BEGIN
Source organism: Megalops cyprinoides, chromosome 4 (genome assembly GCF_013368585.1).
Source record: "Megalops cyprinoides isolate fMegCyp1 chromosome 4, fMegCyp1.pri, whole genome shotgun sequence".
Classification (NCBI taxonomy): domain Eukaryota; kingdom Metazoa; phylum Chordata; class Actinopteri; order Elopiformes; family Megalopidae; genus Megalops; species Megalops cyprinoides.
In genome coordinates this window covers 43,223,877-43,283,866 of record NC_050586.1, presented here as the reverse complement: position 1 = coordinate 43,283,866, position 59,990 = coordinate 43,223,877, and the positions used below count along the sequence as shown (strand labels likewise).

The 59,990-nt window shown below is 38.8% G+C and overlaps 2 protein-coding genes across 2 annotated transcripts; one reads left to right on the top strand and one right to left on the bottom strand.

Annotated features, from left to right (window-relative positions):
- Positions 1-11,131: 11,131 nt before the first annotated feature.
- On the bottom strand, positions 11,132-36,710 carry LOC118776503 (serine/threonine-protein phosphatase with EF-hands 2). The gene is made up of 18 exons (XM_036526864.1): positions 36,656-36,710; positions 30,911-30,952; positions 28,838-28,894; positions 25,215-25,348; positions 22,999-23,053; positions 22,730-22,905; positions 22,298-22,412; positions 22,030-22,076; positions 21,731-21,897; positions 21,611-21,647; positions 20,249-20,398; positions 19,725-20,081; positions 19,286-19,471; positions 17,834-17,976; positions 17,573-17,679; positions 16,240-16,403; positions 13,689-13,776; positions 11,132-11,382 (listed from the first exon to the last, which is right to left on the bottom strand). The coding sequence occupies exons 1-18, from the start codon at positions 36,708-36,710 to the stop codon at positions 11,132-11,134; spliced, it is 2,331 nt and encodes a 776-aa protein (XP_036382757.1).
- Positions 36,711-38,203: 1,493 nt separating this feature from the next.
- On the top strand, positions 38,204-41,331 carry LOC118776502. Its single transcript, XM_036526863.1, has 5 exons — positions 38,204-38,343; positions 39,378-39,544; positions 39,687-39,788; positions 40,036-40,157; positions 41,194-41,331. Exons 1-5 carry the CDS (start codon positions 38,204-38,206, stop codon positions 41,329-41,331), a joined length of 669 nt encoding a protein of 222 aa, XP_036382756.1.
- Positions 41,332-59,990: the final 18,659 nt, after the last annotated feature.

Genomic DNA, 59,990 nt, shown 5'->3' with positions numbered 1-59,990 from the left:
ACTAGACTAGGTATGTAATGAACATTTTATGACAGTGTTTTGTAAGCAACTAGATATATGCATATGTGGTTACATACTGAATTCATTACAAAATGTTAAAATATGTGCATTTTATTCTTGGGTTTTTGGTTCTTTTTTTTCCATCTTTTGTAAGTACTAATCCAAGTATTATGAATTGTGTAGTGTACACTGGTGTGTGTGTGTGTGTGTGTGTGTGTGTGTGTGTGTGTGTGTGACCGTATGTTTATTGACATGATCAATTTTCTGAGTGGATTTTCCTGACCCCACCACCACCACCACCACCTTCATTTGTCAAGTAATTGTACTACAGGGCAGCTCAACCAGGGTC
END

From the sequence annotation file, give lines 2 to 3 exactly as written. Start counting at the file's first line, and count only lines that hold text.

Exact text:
Source record: "Megalops cyprinoides isolate fMegCyp1 chromosome 4, fMegCyp1.pri, whole genome shotgun sequence".
Classification (NCBI taxonomy): domain Eukaryota; kingdom Metazoa; phylum Chordata; class Actinopteri; order Elopiformes; family Megalopidae; genus Megalops; species Megalops cyprinoides.